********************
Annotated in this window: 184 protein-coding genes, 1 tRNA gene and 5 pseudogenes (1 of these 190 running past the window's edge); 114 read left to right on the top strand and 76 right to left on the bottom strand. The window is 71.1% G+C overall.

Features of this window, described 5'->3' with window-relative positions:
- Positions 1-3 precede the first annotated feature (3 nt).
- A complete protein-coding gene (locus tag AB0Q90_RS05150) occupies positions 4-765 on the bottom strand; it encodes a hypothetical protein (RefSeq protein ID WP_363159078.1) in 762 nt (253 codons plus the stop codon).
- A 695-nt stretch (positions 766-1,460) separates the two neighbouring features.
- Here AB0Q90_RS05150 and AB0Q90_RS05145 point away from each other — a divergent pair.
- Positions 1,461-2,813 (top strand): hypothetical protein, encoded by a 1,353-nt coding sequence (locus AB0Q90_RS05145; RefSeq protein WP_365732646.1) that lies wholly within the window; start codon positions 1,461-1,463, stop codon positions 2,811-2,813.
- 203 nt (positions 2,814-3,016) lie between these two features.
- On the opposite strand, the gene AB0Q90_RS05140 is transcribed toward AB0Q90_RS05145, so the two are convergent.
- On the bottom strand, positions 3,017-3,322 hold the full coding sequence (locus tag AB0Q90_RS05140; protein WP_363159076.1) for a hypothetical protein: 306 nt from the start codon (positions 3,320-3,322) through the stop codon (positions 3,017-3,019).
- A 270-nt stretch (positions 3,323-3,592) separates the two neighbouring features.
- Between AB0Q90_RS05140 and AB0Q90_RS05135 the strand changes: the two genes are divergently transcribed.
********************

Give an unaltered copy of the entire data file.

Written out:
Annotated in this window: 184 protein-coding genes, 1 tRNA gene and 5 pseudogenes (1 of these 190 running past the window's edge); 114 read left to right on the top strand and 76 right to left on the bottom strand. The window is 71.1% G+C overall.

Features of this window, described 5'->3' with window-relative positions:
- Positions 1-3 precede the first annotated feature (3 nt).
- A complete protein-coding gene (locus tag AB0Q90_RS05150) occupies positions 4-765 on the bottom strand; it encodes a hypothetical protein (RefSeq protein ID WP_363159078.1) in 762 nt (253 codons plus the stop codon).
- A 695-nt stretch (positions 766-1,460) separates the two neighbouring features.
- Here AB0Q90_RS05150 and AB0Q90_RS05145 point away from each other — a divergent pair.
- Positions 1,461-2,813 (top strand): hypothetical protein, encoded by a 1,353-nt coding sequence (locus AB0Q90_RS05145; RefSeq protein WP_365732646.1) that lies wholly within the window; start codon positions 1,461-1,463, stop codon positions 2,811-2,813.
- 203 nt (positions 2,814-3,016) lie between these two features.
- On the opposite strand, the gene AB0Q90_RS05140 is transcribed toward AB0Q90_RS05145, so the two are convergent.
- On the bottom strand, positions 3,017-3,322 hold the full coding sequence (locus tag AB0Q90_RS05140; protein WP_363159076.1) for a hypothetical protein: 306 nt from the start codon (positions 3,320-3,322) through the stop codon (positions 3,017-3,019).
- A 270-nt stretch (positions 3,323-3,592) separates the two neighbouring features.
- Between AB0Q90_RS05140 and AB0Q90_RS05135 the strand changes: the two genes are divergently transcribed.